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Measurements of Thermo-Acoustic Coupling


Pun, Winston (2001) Measurements of Thermo-Acoustic Coupling. Dissertation (Ph.D.), California Institute of Technology. doi:10.7907/SPSR-VD18.


The problem of combustion instabilities has existed since the early 1940s, when they were observed during the development of solid and liquid rocket engines. While various engineering solutions have served well in these fields, the problem is revisited in modern gas-turbine engines. The purpose of this work is to provide experimental measurements of laboratory devices that exhibit thermo-acoustic coupling, similar to the interaction observed during combustion instabilities, which will aid in the design and development of stable systems. Possibly the simplest device which exhibits these characteristics is a Rijke tube. An electrical, horizontally mounted, 1 m long version of the original Rijke tube is presented, with measurements taken during unstable and stable operation. An accurate stability boundary with uncertainty is determined for a heater position of x/L = ?, as a function of mass flow rate and heater power. Hysteresis, not previously reported, is observed at flow rates above 3 g/s. A one-dimensional model of the stability boundary with linear acoustics is shown to have qualitative agreement with experimental data. A novel technique has also been devised which can provide insight into the local dynamic response of a flame to an acoustic field. In the experiments, a test chamber is acoustically excited by a pair of low-frequency drivers. The response of the flame is visualized by two techniques; chemiluminescence and planar laser-induced fluorescence (PLIF) of the hydroxyl (OH) radical, both of which are well-known indicators for heat release in flames. The resulting images are phase-resolved and averaged to yield a qualitative picture of the fluctuation of the heat release. The images are correlated with a pressure transducer near the flame, which allows stability to be evaluated using Rayleigh?s criterion and a combustion response function. This is the first known measurement of the combustion dynamics of a flame over a range of frequencies. Results indicate that the drive frequency and burner configuration have a pronounced effect on the response of the flame. Drive frequencies ranging from 22 Hz to 55 Hz are applied to the jet mixed burner, supplied with a premixed 50/50 mixture of methane and carbon dioxide at a Reynolds number of 20,000. The burner is operated in two configurations; with an aerodynamically stabilized flame and with a flame stabilized by two protruding bluff-bodies. Results indicate that in general the bluff-body stabilized flame is less sensitive to chamber acoustic excitation.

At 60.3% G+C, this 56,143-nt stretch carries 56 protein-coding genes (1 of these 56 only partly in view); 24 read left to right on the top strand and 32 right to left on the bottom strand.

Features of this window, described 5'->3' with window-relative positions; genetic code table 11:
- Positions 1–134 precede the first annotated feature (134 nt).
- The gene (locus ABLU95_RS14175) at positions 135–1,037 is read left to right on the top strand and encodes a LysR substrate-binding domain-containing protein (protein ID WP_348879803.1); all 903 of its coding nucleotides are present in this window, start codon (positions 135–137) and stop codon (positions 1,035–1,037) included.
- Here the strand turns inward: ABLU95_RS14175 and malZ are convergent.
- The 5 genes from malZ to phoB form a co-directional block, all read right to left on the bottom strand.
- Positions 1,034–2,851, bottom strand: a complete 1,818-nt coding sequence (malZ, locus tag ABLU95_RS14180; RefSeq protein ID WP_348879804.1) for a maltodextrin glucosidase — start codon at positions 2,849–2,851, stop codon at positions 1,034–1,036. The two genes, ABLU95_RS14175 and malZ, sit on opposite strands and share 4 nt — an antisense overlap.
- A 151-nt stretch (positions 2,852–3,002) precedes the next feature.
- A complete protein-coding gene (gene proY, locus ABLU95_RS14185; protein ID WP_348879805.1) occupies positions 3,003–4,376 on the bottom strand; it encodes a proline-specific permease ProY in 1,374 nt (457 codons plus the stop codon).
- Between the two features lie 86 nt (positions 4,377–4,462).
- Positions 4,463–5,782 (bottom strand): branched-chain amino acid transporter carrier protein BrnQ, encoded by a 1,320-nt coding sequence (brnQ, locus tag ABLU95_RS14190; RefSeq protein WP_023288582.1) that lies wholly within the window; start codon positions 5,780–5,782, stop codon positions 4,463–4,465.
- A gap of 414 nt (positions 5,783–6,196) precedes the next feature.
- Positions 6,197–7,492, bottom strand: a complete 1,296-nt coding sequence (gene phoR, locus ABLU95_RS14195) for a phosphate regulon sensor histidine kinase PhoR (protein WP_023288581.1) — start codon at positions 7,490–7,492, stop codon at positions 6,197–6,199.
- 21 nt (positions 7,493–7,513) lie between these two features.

Item Type:Thesis (Dissertation (Ph.D.))
Subject Keywords:(Mechanical Engineering) ; acoustic forcing; combustion dynamics; combustion instabilities; flare; Rijke tube
Degree Grantor:California Institute of Technology
Division:Engineering and Applied Science
Major Option:Mechanical Engineering
Thesis Availability:Public (worldwide access)
Research Advisor(s):
  • Culick, Fred E. C.
Thesis Committee:
  • Culick, Fred E. C. (chair)
  • Gharib, Morteza
  • Hunt, Melany L.
  • Murray, Richard M.
Defense Date:24 May 2001
Non-Caltech Author Email:winston9t4 (AT)
Record Number:CaltechETD:etd-08222001-170336
Persistent URL:
Default Usage Policy:No commercial reproduction, distribution, display or performance rights in this work are provided.
ID Code:3192
Deposited By: Imported from ETD-db
Deposited On:06 Sep 2001
Last Modified:26 Oct 2023 23:34

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